Mental Illness and the Church's Mission
by Amy Simpson
"With mental illness on the rise, all church leaders would do well to read this theologically and psychologically compelling volume."
—Linda Lake, clinical psychologist
Drawing on her own family's history of mental illness, Amy Simpson provides a bracing look at the social and physical realities of mental illness and explores new possibilities for ministry to this stigmatized group.
"Mental illness is stigmatized in our culture. We carry old, superstitious ideas about it. People fear mental illness and marginalize those with mental illnesses in a way they don't treat people affected by other forms of disease."
We were all in crisis individually, protecting and preserving ourselves as best we could...We desperately needed an outside voice to lovingly name our trouble and call us together.
According to the National Institute of Mental Health and other experts, about one in four adults suffer from a diagnosable mental disorder in a given year.
I hope we'll take a moment to learn a little more about the pervasive and serious nature of mental illness-and perhaps begin to speak more freely and surround suffering people with loving community.
"Amy Simpson takes you on a thoughtful, vulnerable and even painful journey through the complex landscape of mental illness."—John Ortberg
Visit Amy Simpson's blog and learn more about her work at her website here.
May is National Mental Health Awareness Month, and Patheos is hosting a site-wide conversation on faith and mental illness. Click here for more, or see our blogger roundtable, below.
Mental illness may not be curable, but often does respond well to medical treatment. How tragic that so many Christians suffer in silence rather than seeking such help.
If church leaders cannot take the lead in addressing mental illness and bringing it into the open, how can they claim to be doing the very sorts of things the Bible calls them to do (i.e., loving, accepting, and serving the neediest and most marginalized among us)?
When churches ignore or marginalize mental illness, they fail at the most basic Christian calling: rescuing the perishing and loving the seemingly unlovable.
Michelle Van Loon
Though the book is written primarily to inform and motivate, it is also a love letter to the church she believes can rise up and care well for those who qualify as "the least of these".
Not to say that Catholics weren't guilty of neglecting the mentally ill at various times and in various places, but there have been some Catholic milestones in the history of dealing with the presence of the mentally ill in the community.
Carolyn Muir Roth
There's not much support in Hinduism for dealing with something like this because it is "in the mind" and our minds are what we are supposed to be learning to control.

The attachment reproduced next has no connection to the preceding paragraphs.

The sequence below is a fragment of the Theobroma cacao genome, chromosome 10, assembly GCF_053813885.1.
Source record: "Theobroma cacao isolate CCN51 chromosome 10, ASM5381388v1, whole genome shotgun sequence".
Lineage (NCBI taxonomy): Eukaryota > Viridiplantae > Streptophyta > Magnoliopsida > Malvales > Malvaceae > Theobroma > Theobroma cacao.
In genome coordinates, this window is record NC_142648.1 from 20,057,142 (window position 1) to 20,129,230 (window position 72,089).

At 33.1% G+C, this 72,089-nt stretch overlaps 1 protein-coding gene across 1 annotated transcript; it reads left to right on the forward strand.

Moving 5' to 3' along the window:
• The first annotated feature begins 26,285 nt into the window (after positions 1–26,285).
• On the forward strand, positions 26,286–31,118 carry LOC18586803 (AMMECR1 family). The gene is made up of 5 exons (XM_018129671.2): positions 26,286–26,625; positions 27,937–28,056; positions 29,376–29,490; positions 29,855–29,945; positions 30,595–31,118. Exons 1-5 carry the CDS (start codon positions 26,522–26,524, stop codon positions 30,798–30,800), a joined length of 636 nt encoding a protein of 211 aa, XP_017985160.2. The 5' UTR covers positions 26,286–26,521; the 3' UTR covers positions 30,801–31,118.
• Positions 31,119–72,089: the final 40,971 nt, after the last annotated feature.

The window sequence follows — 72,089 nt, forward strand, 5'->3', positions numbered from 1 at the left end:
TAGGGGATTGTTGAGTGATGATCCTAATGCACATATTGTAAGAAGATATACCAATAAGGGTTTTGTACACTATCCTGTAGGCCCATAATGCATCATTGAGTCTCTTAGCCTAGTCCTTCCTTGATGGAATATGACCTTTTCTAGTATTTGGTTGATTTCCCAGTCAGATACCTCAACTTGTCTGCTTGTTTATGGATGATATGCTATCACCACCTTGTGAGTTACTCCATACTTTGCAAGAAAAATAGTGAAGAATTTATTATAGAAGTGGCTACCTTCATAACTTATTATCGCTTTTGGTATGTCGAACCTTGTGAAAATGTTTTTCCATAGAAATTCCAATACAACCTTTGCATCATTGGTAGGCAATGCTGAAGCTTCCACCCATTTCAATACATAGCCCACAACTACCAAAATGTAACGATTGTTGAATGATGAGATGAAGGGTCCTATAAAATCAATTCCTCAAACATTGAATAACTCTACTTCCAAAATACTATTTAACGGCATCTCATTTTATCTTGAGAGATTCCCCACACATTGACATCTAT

Although many Christians believe that mental illness is as real and normal as physical illnesses, its existence threatens our notion of the "victorious Christian life."
Amy Simpson does a great job at exposing some of the myths surrounding mental illness and offers some mature advice. Amy speaks from both experience and research.
It's easy to say, "I just don't connect with her." Maybe it's time to retire that excuse.
When one's intellect is shattered by an illness like schizophrenia, complete with its hallucinations and delusions (not to mention countless less dramatic but no less debilitating symptoms), one cannot know the world, one's self, or one's God in the way one was meant to.
The Grace Alliance
We need to re:THINK church support. The focus is on relieving suffering and revealing Christ.
Stephen Grcevich, MD
From where I sit as a child and adolescent psychiatrist, there are two areas in which the church has the greatest potential for growth in ministering to families impacted by mental illness...
In my personal experience, the church has mostly chosen silence. When schizophrenia joined our family, this silence convinced me the church didn't want to hear my difficult questions about why my gentle and Jesus-loving mother had become a different person. And I figured that must mean God didn't have much to say about it either.
Way back then, in days of spiritual revival and reformation, these spiritual giants and geniuses had deep insights into depression's causes and cures that we would do well to learn from.
Jesus saw the angelic and the holy beneath layers of emotional and mental disease. He experienced God in their pleas and committed himself to bringing forth the divine hidden by all its "distressing disguises."
Meditation, and something about the Buddhist worldview, have been absolutely central to getting me out of that long, cold, dark tunnel so sterilely labeled "clinical depression."
The truth is, Christians get anxiety disorders at roughly the same rate as everyone else. This should not be a surprise.